Disgraced former bicycling champion Lance Armstrong must face trial on claims by the U.S. Postal Service, as a cycling team sponsor, that he should repay $32 million in payments it made to Armstrong and team owner, Tailwind Sports, a federal judge has ruled.
U.S. District Judge Christopher Cooper Monday rejected Armstrong and Tailwind’s claims that US Postal did not suffer any actual damages after it was exposed that Armstrong and others had used performance enhancing drugs during competitions.
In 1995, US Postal sponsored the cycling team with Armstrong as its leader. Five years later, Armstrong had battled back from cancer to win two consecutive Tour de France titles. US Postal renewed its sponsorship for four more years on condition that Armstrong remain team leader. From 2000 to 2004, US Postal paid the team $32 million, most going to Armstrong.
The US Postal Service hoped to boost sales in the express delivery market by its connection to Armstrong’s perseverance, speed and reliability, according to Cooper.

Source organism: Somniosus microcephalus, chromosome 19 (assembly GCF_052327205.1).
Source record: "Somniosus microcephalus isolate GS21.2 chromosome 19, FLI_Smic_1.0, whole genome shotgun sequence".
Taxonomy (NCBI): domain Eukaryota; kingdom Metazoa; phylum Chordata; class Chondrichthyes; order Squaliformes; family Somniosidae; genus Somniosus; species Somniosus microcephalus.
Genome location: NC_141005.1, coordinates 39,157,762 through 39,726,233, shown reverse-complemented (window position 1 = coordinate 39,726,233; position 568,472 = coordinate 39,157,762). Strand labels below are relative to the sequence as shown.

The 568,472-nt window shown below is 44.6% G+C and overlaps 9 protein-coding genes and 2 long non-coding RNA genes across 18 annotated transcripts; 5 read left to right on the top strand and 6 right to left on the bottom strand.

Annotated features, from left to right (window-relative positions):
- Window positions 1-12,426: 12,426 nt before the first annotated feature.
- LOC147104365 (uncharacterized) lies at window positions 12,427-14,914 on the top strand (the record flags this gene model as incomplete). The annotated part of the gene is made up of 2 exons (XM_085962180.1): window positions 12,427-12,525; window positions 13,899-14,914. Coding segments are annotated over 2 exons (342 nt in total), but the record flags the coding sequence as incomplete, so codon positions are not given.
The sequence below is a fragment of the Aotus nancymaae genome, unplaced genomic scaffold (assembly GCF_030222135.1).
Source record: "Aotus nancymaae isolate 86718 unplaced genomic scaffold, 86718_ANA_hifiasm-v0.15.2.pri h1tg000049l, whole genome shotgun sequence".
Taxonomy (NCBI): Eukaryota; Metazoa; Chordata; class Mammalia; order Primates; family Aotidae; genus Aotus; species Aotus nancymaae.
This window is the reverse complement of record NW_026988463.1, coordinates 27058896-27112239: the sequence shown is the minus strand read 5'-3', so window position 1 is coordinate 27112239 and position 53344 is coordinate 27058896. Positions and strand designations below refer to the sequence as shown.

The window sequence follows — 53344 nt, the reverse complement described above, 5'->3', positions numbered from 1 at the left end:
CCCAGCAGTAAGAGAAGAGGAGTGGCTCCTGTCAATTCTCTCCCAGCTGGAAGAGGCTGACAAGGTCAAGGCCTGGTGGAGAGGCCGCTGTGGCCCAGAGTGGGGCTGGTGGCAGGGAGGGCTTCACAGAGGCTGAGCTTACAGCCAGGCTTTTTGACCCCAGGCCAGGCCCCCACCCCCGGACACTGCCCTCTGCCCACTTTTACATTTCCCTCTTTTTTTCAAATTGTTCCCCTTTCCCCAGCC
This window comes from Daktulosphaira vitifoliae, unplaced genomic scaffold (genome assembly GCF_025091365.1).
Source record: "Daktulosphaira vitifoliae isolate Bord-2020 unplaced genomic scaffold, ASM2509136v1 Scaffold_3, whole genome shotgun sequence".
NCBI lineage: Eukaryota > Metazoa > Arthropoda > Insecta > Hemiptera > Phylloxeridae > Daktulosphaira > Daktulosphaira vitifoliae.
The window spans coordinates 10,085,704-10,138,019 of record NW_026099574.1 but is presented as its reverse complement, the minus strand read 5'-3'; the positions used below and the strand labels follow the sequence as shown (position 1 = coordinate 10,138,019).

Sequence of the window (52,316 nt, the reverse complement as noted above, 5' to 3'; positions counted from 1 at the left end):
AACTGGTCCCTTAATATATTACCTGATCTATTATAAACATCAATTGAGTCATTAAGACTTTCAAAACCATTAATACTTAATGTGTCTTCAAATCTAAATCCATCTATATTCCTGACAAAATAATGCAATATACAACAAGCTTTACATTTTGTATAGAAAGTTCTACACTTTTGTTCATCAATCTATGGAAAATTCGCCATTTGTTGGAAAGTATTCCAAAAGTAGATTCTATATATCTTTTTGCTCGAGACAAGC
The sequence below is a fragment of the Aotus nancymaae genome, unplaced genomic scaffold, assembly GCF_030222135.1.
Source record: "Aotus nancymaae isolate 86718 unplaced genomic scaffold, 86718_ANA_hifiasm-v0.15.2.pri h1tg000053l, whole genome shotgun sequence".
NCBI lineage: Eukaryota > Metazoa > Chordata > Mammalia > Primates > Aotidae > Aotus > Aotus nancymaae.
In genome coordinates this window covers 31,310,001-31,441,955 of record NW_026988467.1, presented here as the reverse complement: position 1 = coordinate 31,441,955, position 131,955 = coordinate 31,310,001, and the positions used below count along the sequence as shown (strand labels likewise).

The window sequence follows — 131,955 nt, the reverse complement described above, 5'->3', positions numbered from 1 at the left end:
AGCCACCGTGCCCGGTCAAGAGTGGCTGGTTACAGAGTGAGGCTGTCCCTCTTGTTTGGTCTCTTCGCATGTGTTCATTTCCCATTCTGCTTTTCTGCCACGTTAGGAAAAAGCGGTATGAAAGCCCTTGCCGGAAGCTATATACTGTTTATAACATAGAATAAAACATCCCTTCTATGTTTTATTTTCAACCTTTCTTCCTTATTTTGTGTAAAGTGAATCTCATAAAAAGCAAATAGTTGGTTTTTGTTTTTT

Following a long investigation, widespread use of performance drugs was found by Armstrong and some teammates and he was stripped of his seven Tour de France titles and banned from professional competition.
In a widely viewed interview with Oprah Winfrey in 2013, Armstrong did “come clean” to the public, admitting his doping.
Four months later, the federal government joined the existing 2010 lawsuit with a whistleblower claim by former teammate Floyd Landis, and filed a federal False Claims Act case.
The US Postal Service seeks $100 million, three times its investment in the team. The court upheld the US Postal determination that its actual cost was $32 million.
But Armstrong countered with his own claim for dismissal of the suit arguing US Postal made plenty of money during the competition years and thus had no real losses.
This is a closer question, the judge said.
“Ultimately, however, the court concludes that the monetary amount of the benefits USPS received is not sufficiently quantifiable to keep any reasonable juror from finding that the agency suffered a net loss on the sponsorship, especially if one considers the adverse effect on the Postal Service’s revenues and brand value that may have resulted from the negative publicity surrounding the subsequent investigations of Armstrong’s doping and his widely publicized confession,” Cooper wrote.
The case will now be set for trial.
If USPS prevails, Landis, as a whistleblower, may claim up to 25 percent of the total recovery.
Case: US (Landis) v. Tailwind Sports Corp., No. 10-cv-976